Dekel illuminates Genesis creation stories

“The Creation Stories,” the first of a three-part lecture series by Associate Professor of Classics Edan Dekel, took place last Sunday afternoon in front of an audience comprised of both students and community members at the First Congregational Church.

Associate Professor of Classics Edan Dekel discussed the creation stories in Genesis on Sunday.
Associate Professor of Classics Edan Dekel discussed the creation stories in Genesis on Sunday. Photo by Sevonna Brown.

Dekel’s areas of expertise include Greek and Roman poetry, comparative epics, ancient Judaism, medieval literature and biblical studies. After receiving his BA from Brown, Dekel went on to obtain his masters and Ph.D in classics from UC-Berkeley.

Genesis is a “re-adapted text,” Dekel said. “There are two creation narratives that begin the book of Genesis.” There have been several scholarly theories surrounding the construction of Genesis, speculating that it is a haphazard combination of two different texts. However, Dekel asserted that the “explanation for the juxtaposition of this narrative is not an editor’s mistake,” but rather a deliberate and careful construction of text that is meant to achieve a specific effect.

The first creation story is organized from the top down. It has more “formulaic language, is more austere and is more remote than the second creation story. The culminating event in the first story is the creation of mankind,” Dekel said. In what is considered the “second story,” God is still the central creator, but the earth is built from the bottom up. Essentially, it is “creation out of nothingness,” he said.

Dekel went on to explain that Genesis begins with the temporal clause, “In the beginning,” and continues with “what is perhaps the most ambiguous verse in the entire chapter, if not within the entirety of Genesis: ‘When God made heaven and earth, the earth was without form and void, with darkness over the face of the abyss and a mighty wind that swept over the surface of the waters.’” It is unclear as to whether this background of chaos is happening during God’s creation of heaven and earth or whether it was the state of nature before God’s work. The narrative fundamentally suggests that God created the world with no resistance. It does not require “sweat or birthing out of a cosmic egg,” Dekel said humorously, but rather a repetitive linguistic structure of “God said, and it was.”

Light, as an entity, was created before the bearers of light, like the sun and the moon. Dekel explained that “[light] is everywhere but we can’t really contain it … [the sun and the moon] are restricted by nature, whereas light, particularly to the ancient observer, was not restricted in any way.”

This idea of creation through speech was brought up in a question fielded from an audience member. Dekel explained that the phrase “God said” implies that God is language. Language is the differentiating characteristic between humankind and all of God’s other creations. God gives man the power to name living creatures in Genesis 2, a powerful gift that also carries heavy responsibility. By naming someone or something, “you’re defining them … setting up their entire life story,” Dekel said.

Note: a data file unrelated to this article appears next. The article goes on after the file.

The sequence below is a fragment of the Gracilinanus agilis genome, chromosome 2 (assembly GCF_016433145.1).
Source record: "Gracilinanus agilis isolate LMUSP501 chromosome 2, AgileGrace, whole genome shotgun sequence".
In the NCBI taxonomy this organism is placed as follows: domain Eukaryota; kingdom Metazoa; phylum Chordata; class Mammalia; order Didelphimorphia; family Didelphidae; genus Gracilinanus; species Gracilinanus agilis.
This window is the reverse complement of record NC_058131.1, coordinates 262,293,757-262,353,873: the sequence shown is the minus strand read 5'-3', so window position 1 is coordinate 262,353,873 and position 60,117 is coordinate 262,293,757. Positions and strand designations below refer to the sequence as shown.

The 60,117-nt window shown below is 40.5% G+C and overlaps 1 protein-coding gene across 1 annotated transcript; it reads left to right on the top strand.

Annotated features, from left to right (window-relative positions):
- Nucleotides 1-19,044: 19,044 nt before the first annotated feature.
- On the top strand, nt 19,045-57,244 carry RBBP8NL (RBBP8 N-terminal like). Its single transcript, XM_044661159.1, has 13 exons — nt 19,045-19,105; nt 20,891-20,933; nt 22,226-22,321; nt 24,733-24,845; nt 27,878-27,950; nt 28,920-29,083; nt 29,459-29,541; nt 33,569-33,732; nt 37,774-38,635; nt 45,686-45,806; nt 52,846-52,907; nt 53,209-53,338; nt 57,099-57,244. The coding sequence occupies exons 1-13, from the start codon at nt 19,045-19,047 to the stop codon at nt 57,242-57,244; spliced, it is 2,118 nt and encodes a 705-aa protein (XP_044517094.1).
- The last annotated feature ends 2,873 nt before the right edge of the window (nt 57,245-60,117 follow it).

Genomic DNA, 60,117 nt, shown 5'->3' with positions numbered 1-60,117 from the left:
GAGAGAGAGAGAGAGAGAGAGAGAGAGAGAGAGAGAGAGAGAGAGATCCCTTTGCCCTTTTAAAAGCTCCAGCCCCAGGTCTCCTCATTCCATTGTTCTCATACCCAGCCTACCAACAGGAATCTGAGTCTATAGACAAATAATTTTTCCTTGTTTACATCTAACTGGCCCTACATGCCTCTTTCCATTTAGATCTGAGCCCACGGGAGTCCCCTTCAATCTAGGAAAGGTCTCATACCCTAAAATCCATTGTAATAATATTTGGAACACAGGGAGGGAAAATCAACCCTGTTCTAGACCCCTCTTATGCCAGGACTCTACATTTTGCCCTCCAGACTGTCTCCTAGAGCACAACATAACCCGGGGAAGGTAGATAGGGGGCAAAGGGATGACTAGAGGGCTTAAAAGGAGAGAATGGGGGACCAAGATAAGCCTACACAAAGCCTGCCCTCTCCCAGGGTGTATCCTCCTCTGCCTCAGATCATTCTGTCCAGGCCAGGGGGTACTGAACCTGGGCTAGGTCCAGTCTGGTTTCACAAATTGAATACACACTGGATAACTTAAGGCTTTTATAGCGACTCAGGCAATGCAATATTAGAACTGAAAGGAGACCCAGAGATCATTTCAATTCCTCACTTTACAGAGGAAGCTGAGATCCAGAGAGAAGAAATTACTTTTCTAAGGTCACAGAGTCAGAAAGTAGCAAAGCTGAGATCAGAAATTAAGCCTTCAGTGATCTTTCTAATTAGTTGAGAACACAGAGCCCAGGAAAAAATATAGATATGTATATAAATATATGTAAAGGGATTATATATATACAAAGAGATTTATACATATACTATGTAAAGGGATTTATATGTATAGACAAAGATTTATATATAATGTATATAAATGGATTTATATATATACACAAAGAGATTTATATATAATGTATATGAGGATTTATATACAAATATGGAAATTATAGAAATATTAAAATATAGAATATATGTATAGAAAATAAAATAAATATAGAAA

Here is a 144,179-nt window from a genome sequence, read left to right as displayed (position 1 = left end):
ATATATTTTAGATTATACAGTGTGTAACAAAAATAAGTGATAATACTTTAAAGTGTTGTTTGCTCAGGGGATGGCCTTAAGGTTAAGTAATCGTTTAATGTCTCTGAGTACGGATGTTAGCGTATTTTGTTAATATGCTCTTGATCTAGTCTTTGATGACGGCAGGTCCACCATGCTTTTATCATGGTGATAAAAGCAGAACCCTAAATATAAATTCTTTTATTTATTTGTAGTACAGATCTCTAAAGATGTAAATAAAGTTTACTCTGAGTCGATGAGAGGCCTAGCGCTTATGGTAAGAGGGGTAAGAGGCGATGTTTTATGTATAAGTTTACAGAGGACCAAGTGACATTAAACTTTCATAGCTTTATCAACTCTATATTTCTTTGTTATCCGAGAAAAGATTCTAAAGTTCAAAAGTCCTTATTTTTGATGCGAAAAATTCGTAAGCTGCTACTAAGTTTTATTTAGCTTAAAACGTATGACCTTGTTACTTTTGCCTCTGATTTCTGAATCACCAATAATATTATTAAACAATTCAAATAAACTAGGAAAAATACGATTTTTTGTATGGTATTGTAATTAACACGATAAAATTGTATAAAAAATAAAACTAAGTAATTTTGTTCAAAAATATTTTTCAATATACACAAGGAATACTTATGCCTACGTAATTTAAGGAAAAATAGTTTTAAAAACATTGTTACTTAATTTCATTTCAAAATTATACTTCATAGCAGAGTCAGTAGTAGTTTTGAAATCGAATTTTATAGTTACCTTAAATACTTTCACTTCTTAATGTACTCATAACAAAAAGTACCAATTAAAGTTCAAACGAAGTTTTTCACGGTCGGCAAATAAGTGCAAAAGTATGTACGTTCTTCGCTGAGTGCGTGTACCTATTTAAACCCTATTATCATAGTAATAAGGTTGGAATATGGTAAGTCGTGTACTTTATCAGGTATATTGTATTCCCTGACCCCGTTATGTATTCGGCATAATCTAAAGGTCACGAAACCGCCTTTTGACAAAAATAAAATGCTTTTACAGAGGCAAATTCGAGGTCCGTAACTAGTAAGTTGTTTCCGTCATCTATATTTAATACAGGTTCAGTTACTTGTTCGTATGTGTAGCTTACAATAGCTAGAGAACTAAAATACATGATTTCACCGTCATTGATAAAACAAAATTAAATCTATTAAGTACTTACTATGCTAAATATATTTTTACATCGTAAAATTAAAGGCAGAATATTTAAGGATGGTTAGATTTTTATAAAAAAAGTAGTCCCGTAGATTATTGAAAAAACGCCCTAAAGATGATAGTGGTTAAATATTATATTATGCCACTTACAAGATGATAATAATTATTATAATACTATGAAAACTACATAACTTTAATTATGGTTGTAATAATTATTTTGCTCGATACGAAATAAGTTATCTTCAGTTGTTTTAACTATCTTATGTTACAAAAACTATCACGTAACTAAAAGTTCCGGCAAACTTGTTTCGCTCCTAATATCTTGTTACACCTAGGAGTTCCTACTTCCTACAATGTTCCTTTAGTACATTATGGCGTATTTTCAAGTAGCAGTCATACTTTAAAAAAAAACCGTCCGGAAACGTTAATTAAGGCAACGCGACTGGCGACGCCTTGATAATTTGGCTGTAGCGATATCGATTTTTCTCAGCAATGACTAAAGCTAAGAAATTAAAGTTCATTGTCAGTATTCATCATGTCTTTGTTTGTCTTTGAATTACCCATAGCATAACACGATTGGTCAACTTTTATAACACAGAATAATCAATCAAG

Dekel went on to explain how God created, and thus separated, man and woman, similar to the discrete creations of the sun and the moon. In the same way that light must be created before it can be shaped and formed, “man” must have been created before “male and female.” The word “man” in Genesis 1, therefore, does not allude to a particular sexual characteristic, but rather references both genders and the greater Homo sapiens species.

Dekel recognized that there has been speculation that the second creation story is a more detailed account of the end of the first creation story. In the final lines of Genesis 1, it seems that man and woman were created at the same time, but in the midst of Genesis 2, there appears a second account of the creation of man and woman. This could be the “telling [of] the same story from different perspectives,” Dekel said. “Angle makes a great deal of difference. The first story is told from God’s perspective, and the second story is told from [the] human perspective … [The] text dwells on process in the second, whereas the first deals with schematics.”

Dekel also drew a connection between the Hebrew word for “man,” adam, and the Hebrew word for “ground,” adamah. These two words are so sonically alike that anyone would assume there is a direct connection. However, the relation is of a “material nature rather than a spiritual nature,” Dekel said. Man was made from “the dust of the ground.” The wind that sweeps over the water in the first line of Genesis is the same wind or breath of life that God breathes into man’s nostrils. This “anthropomorphic detail” suggests that God is “resuscitating man,” Dekel said.

Dekel closed the lecture with an evaluation of God’s creations, man and woman, after the fact. “God speaks, he differentiates, then he names it, usually, and then he evaluates it – ‘God saw all that he made, and it was very good,’” said Dekel, quoting Genesis. Having said that, it is important to note that God did not see man as “good” after his creation. Consequently, God provided man with a partner – woman.